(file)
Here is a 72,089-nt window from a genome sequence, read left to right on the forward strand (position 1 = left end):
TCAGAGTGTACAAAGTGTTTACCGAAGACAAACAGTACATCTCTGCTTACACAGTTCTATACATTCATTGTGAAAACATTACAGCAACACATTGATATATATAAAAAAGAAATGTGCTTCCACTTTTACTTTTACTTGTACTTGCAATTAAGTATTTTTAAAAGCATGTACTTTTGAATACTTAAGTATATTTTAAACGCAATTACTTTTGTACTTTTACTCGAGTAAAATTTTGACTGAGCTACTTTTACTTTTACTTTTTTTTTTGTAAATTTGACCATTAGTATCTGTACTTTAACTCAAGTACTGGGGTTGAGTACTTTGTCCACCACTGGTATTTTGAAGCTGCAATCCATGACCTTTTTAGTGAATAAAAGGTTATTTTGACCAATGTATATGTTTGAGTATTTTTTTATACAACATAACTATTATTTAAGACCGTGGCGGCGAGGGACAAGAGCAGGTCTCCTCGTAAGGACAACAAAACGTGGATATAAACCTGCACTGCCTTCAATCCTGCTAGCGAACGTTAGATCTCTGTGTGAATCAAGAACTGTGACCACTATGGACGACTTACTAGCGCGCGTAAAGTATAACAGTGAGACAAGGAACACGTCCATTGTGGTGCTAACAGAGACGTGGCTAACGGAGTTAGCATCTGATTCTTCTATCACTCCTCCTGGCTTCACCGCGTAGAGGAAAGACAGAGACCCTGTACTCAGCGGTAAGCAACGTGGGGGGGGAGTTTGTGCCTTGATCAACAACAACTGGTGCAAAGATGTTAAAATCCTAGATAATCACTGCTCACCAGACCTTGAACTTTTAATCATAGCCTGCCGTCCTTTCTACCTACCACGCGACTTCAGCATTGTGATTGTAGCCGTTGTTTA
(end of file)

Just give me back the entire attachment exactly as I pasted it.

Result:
Here is a 72,089-nt window from a genome sequence, read left to right on the forward strand (position 1 = left end):
TCAGAGTGTACAAAGTGTTTACCGAAGACAAACAGTACATCTCTGCTTACACAGTTCTATACATTCATTGTGAAAACATTACAGCAACACATTGATATATATAAAAAAGAAATGTGCTTCCACTTTTACTTTTACTTGTACTTGCAATTAAGTATTTTTAAAAGCATGTACTTTTGAATACTTAAGTATATTTTAAACGCAATTACTTTTGTACTTTTACTCGAGTAAAATTTTGACTGAGCTACTTTTACTTTTACTTTTTTTTTTGTAAATTTGACCATTAGTATCTGTACTTTAACTCAAGTACTGGGGTTGAGTACTTTGTCCACCACTGGTATTTTGAAGCTGCAATCCATGACCTTTTTAGTGAATAAAAGGTTATTTTGACCAATGTATATGTTTGAGTATTTTTTTATACAACATAACTATTATTTAAGACCGTGGCGGCGAGGGACAAGAGCAGGTCTCCTCGTAAGGACAACAAAACGTGGATATAAACCTGCACTGCCTTCAATCCTGCTAGCGAACGTTAGATCTCTGTGTGAATCAAGAACTGTGACCACTATGGACGACTTACTAGCGCGCGTAAAGTATAACAGTGAGACAAGGAACACGTCCATTGTGGTGCTAACAGAGACGTGGCTAACGGAGTTAGCATCTGATTCTTCTATCACTCCTCCTGGCTTCACCGCGTAGAGGAAAGACAGAGACCCTGTACTCAGCGGTAAGCAACGTGGGGGGGGAGTTTGTGCCTTGATCAACAACAACTGGTGCAAAGATGTTAAAATCCTAGATAATCACTGCTCACCAGACCTTGAACTTTTAATCATAGCCTGCCGTCCTTTCTACCTACCACGCGACTTCAGCATTGTGATTGTAGCCGTTGTTTA